A short walk away is  Redoubt Park, located on Quarterpath Road,  dedicated on May 5, 2007 to celebrate the 145th Anniversary of the Battle of Williamsburg. When Virginia left the Union on April 17, 1861, Southern leaders recognized that the Federal army could approach their capital at Richmond by way of Williamsburg. Benjamin Stoddard Ewell, a West Point graduate and president of the College of William & Mary, conceived the construction of the Williamsburg defensive line. During the summer of 1861, Confederate Army of the Peninsula commander General John Bankhead Magruder organized the construction of 14 redoubts between College and Queens creeks. The two redoubts, #1 and #2, preserved in Redoubt Park, were built by soldiers and slaves to guard Quarterpath Road and the right flank of the Williamsburg Line overlooking Tutters’ Mill Pond. On May 5, 1862, the Williamsburg Line was the scene of a terrific battle with over 3800 Union and Confederate casualties. This inconclusive engagement left the Union in control of the Virginia Peninsula. These fortifications remain a stark tribute to those who served, defining America’s future.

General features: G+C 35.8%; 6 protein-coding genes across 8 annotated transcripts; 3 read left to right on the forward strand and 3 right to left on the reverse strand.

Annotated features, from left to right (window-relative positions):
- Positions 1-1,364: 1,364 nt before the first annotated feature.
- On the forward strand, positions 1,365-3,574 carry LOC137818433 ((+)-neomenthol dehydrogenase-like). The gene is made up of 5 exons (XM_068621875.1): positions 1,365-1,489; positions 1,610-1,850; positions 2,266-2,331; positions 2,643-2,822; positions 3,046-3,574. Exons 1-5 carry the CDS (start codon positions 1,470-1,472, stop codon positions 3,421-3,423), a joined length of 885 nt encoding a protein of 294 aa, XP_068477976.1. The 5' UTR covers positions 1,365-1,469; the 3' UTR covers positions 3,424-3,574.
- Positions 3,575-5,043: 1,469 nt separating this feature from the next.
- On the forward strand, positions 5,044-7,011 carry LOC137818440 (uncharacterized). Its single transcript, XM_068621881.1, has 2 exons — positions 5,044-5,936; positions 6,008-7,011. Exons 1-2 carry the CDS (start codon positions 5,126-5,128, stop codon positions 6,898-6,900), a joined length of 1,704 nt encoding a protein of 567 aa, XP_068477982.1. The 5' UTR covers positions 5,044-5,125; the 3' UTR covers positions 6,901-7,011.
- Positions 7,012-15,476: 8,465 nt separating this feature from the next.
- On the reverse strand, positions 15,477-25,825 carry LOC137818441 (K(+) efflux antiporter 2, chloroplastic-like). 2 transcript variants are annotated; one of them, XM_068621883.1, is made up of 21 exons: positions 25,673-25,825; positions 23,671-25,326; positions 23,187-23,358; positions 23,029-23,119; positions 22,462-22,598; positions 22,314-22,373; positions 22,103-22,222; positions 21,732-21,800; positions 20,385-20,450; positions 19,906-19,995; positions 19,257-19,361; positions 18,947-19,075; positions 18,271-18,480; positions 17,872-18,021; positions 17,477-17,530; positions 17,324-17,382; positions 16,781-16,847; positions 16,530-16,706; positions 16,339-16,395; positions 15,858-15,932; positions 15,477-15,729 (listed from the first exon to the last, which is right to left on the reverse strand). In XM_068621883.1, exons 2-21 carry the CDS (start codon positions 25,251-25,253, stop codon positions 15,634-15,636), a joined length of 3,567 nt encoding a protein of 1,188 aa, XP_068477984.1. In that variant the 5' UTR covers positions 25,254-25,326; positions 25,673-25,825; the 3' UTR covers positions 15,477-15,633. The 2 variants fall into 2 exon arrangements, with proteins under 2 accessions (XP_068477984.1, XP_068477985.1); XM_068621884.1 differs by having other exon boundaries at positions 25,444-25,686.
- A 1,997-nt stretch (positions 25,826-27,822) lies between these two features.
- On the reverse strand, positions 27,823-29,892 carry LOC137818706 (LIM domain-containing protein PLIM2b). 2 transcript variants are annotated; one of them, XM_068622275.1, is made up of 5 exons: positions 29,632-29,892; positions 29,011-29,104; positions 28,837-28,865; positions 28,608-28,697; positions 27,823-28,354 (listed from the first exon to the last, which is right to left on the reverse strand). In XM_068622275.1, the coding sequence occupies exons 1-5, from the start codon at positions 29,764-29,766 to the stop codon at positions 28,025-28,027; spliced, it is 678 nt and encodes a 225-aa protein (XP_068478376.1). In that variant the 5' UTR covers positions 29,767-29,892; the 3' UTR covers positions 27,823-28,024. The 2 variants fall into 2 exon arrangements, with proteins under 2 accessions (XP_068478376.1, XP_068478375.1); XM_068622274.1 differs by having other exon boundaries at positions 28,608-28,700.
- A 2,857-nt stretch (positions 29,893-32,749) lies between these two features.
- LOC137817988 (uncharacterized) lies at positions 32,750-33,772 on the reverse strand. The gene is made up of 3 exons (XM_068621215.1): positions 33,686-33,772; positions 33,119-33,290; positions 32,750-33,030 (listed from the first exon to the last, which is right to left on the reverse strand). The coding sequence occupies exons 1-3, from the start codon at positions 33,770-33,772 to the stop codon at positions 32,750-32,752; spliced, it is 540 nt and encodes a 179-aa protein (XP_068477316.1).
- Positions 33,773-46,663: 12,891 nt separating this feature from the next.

Special Pricing Until further notice on existing inventory Townhomes start at $280,000. Single family homes start at $399,000 and include many different options and upgrades.

 

 

 

 

   

 

 

Please let me know if you are planning a trip to the area and would like to explore Quarterpath or any other home/ community in the area. I would be happy to assist in suggesting / reserving lodging for you.

For further information about  real estate , homes, communities or building lots in Williamsburg, James City, New Kent or York County Virginia  contact: